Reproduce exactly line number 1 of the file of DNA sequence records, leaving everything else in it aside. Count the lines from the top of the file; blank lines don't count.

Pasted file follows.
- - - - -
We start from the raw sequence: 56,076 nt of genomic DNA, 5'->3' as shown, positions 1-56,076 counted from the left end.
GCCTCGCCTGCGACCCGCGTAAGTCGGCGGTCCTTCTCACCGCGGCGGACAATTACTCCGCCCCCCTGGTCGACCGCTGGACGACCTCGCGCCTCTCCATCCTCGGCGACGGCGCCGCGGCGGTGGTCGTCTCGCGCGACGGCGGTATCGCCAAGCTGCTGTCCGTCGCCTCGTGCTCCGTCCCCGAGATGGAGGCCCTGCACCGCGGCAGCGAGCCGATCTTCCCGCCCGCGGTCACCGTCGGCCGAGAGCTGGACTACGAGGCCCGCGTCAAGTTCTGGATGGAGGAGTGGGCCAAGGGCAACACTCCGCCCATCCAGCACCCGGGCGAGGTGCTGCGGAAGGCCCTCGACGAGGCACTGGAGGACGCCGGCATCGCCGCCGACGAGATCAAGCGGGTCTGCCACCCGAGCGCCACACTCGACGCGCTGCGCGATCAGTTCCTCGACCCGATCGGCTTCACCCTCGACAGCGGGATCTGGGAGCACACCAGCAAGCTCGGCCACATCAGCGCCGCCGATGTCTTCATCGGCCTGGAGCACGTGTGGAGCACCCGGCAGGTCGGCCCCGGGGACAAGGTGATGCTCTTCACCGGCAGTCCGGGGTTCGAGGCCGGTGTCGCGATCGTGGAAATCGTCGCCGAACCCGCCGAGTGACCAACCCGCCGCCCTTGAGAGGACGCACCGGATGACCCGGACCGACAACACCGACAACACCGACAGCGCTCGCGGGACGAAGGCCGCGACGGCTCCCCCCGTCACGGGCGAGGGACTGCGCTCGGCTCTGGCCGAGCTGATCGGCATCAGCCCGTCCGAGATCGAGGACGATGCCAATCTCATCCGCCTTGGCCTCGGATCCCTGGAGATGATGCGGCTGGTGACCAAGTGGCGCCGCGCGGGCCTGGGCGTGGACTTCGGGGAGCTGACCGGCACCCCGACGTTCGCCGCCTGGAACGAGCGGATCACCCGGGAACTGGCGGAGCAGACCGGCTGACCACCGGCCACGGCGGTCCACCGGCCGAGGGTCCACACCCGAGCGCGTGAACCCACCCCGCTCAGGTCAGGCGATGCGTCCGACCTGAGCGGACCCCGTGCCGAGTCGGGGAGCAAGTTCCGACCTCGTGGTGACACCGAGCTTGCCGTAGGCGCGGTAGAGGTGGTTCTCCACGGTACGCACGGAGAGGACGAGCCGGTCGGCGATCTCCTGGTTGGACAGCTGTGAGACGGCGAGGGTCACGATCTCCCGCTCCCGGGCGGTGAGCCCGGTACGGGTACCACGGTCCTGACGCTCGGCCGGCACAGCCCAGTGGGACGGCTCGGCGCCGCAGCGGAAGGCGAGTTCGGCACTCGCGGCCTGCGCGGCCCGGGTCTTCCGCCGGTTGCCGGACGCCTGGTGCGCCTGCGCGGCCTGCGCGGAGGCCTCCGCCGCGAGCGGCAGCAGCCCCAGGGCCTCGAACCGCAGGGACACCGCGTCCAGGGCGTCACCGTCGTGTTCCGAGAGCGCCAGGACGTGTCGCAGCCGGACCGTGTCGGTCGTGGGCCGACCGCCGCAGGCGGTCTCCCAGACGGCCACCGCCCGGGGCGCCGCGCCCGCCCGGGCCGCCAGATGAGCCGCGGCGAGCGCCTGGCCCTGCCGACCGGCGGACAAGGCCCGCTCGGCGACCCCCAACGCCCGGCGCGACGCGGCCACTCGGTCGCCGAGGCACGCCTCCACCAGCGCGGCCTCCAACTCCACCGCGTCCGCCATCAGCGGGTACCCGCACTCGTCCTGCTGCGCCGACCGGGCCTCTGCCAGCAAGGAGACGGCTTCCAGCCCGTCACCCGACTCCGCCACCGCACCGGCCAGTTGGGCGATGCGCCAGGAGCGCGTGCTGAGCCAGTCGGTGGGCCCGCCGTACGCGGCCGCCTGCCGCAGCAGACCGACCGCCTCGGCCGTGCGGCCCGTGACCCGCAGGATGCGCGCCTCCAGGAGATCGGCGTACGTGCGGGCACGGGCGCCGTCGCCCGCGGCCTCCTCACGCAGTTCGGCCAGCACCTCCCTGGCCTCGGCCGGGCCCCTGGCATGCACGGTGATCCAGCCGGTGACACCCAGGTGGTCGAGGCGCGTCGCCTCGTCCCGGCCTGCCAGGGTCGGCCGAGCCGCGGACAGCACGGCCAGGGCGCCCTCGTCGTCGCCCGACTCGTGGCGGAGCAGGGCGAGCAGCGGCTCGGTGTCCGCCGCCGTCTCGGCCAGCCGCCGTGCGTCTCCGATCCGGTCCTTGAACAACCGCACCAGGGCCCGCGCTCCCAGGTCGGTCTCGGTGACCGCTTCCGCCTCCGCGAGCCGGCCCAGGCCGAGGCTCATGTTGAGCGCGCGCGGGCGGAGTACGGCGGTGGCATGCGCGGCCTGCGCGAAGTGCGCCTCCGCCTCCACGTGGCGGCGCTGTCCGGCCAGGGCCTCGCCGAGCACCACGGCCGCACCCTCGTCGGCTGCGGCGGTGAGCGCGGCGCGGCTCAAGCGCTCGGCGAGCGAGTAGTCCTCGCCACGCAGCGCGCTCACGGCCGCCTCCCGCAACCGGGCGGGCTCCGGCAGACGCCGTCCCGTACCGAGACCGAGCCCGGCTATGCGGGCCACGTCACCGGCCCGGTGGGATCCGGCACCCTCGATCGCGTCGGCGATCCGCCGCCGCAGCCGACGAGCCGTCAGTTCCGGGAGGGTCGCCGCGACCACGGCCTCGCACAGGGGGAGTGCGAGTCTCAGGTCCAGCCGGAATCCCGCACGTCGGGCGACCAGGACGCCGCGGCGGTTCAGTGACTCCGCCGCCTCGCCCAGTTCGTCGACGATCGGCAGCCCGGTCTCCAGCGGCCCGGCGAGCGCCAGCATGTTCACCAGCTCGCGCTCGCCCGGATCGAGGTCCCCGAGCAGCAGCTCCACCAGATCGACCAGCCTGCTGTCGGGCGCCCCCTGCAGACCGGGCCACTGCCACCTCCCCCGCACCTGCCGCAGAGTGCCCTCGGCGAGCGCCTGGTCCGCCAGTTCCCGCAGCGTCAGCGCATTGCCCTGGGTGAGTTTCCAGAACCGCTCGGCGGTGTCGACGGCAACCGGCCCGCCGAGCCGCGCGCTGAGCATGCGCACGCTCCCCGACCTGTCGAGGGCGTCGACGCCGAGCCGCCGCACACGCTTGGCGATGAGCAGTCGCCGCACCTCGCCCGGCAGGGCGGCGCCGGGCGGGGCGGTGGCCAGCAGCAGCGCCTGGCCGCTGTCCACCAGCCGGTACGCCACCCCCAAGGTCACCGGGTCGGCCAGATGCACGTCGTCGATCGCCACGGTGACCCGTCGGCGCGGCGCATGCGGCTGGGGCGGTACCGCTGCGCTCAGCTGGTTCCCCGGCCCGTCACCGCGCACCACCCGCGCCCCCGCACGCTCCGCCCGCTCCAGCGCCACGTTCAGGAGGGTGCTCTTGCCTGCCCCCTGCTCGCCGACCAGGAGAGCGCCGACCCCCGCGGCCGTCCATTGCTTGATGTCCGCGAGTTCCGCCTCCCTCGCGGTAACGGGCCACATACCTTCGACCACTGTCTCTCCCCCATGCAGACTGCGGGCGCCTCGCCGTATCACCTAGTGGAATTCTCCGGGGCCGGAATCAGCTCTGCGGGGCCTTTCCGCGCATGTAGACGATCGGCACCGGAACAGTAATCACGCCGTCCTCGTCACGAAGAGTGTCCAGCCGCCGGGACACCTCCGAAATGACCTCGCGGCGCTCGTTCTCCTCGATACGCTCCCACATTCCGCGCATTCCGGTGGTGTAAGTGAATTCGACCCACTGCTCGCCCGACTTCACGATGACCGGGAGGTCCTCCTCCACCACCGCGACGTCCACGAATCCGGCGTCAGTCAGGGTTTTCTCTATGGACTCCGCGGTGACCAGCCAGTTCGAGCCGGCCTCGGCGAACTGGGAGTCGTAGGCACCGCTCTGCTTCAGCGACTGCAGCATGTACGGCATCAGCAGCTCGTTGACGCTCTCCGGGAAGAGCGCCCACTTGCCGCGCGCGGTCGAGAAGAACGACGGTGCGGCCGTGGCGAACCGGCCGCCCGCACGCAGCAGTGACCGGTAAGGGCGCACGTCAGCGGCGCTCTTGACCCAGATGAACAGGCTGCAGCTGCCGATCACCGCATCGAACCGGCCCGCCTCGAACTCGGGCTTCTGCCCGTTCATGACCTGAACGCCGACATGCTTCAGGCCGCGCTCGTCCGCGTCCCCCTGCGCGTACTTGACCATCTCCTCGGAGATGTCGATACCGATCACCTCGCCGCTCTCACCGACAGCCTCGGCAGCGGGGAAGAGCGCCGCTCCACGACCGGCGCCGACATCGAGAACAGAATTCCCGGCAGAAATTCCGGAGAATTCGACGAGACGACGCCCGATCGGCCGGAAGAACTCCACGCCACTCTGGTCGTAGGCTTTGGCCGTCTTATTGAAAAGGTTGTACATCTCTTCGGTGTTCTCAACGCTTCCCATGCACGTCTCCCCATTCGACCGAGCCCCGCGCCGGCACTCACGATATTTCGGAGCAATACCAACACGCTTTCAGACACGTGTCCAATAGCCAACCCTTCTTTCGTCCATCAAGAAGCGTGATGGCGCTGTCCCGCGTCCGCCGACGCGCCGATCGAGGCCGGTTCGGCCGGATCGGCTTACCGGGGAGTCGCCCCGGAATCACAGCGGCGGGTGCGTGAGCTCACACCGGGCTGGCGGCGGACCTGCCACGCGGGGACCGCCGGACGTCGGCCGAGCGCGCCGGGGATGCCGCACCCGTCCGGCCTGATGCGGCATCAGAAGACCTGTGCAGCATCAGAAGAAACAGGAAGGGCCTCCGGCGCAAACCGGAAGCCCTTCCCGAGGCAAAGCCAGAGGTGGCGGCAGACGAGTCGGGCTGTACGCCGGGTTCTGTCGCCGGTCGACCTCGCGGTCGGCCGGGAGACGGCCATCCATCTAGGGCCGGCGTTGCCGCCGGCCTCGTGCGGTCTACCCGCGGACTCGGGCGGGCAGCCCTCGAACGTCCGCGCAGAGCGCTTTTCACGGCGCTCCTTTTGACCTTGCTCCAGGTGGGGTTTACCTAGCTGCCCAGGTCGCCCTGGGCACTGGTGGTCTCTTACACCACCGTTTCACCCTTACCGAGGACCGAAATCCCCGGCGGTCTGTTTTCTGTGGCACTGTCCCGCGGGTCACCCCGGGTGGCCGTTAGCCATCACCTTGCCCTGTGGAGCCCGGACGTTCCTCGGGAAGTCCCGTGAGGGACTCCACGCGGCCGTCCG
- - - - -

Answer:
We start from the raw sequence: 56,076 nt of genomic DNA, 5'->3' as shown, positions 1-56,076 counted from the left end.